However, 120 mg oral THC/day dosing increased OF THCCOOH over time, possibly because of THC drug bioavailability exceeding its elimination rate. The detection rate of another metabolite, 11-OH-THC, was low (0.8%); an analytically more sensitive quantification method is needed to fully evaluate OF 11-OHTHC disposition.
THC, CBN, and CBD elimination profiles in OF also were observed during 109 h of cannabinoid abstinence (placebo oral THC session) and during multiple oral THC administrations. THC, CBN, and CBD OF concentrations decreased over time with no significant differences between placebo and active doses; the results point to the previous ad libitum smoking as the primary source because oral THC minimally affected parent cannabinoid concentrations in OF. As we and others showed (19, 21, 23-25, 31), the rapid decline from high THC OF concentrations within a few hours after smoking was followed by a slower elimination that could last several days in chronic cannabis smokers; similarly, in the present study, up to 13 518 [micro]g/L OF THC decreased to 11.3 [micro]g/L within 24 h of smoking abstinence. Only 9%-27% of participants were THC positive, with concentrations <1.4 [micro]g/L by 72 h, the others being negative at this time point. Four samples contained 0.5-1.1 [micro]g/L THC 109 h after smoking. CBN's detection window was up to 69 h, much longer than the <24h observed in our previous research (19). This difference presumably reflected the CBN concentrations in the cigarettes smoked (0.36% vs 0.21%), although 70%-82% of participants in the current study were negative by 24 h. On the other hand, CBD (0.01% vs 0.25%) was rarely detected in the current OF samples, whereas concentrations and detection rates were similar to CBN in the previous research (19). These results confirm that different cannabis plant strains can alter OF cannabinoid detection rates. Additionally, daily oral THC dosing and/or frequent cannabis smoking during the 9-day ad libitum smoking periods before medication sessions further lengthened cannabinoid detection windows (Table 2) compared to prior findings during extended cannabis abstinence and with the same cutoff criteria (25).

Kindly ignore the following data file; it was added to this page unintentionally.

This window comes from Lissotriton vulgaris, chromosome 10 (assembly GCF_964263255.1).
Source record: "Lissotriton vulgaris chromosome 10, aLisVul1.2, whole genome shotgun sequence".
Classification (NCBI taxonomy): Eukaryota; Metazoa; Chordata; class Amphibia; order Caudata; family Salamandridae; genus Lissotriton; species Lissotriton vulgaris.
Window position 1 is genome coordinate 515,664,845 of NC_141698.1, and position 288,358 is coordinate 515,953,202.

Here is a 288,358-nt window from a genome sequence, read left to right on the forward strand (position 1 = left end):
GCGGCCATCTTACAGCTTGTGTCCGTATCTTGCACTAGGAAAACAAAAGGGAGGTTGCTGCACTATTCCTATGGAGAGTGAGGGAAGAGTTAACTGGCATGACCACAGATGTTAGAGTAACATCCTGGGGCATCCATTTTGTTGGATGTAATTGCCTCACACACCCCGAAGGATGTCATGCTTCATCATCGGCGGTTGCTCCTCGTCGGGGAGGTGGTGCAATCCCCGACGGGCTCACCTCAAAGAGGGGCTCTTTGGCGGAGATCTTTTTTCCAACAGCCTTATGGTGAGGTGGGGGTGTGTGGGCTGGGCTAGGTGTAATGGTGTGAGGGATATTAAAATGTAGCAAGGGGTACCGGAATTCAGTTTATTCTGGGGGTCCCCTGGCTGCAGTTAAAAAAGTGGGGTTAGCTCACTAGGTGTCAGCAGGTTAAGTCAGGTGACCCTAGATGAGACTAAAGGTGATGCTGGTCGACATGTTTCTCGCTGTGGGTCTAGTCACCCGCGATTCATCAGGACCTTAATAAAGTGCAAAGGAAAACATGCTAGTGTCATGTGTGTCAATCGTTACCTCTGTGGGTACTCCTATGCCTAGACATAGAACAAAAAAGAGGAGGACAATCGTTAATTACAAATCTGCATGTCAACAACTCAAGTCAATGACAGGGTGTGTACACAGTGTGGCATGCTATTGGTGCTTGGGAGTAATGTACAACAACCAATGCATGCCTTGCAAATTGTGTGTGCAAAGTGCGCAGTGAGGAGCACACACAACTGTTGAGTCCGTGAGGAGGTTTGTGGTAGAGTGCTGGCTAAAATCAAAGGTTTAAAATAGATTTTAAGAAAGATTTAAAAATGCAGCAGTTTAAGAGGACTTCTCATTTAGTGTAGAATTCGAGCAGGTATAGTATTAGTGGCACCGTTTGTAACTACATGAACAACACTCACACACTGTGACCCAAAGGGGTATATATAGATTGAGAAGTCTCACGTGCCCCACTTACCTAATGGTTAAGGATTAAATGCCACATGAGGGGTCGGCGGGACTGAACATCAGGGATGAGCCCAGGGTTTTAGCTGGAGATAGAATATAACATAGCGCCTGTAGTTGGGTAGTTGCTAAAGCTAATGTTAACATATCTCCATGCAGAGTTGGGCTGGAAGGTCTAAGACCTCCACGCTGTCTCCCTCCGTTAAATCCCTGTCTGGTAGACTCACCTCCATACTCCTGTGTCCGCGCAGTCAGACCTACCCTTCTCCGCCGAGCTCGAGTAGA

After 4.5 days of 0-, 30-, 60-, or 120-mg oral THC dosing, participants smoked 5 puffs of a cannabis cigarette according to a paced procedure. THC and CBN OF concentrations after smoked cannabis correlated with preceding oral THC dose. Because parent OF cannabinoids are directly related to the extent of oral mucosal contamination from cannabis smoke, the results suggest that the oral THC dose may have influenced participants' smoking behavior. Controlled cannabis/ THC administration studies documented that (a) individuals titrate their dose during cannabis smoking (3233), (b) tolerance to subjective intoxication developed after multiple oral THC doses (34-36), and (c) tolerance to THC influenced effects of smoked cannabis (27, 35). We hypothesize that participants developed dose-related tolerance to the subjective effects of cannabis during oral THC dosing and consequently changed their smoking topography to achieve the desired "high" of smoked cannabis. Thus, tolerance developed during active oral THC and/or diminished during placebo dosing may have affected THC and CBN OF concentrations but not subjective effects after smoked cannabis (8) because participants titrated their smoked dose to achieve comparable drug effects.
In the present study, we dictated inhalation and breath-hold times and interpuff interval; however, inhalation volume was not controlled. Variable inhalation volume could have produced significant differences in plasma THC concentrations and subsequent subjective effects (37). A similar study design but with an ad libitum smoking challenge might corroborate our hypothesis that THC and CBN OF concentrations could increase with tolerance to smoked cannabis intoxication. On the other hand, dose titration did not appear sufficient to overcome tolerance to drug-induced physiological effects; our participants still exhibited attenuation of cannabis-induced increased heart rate after 60 and 120 mg oral THC (8). Heishman et al. also found that titrating smoked cannabis with different THC potencies led to no significant dose effects on subjective responses but heart rate and neurocognitive performance were dose dependent (33). As expected, the OF THCCOOH increase after smoked cannabis was smaller than that for THC and CBN, but dose effects on OF THCCOOH were highly significant.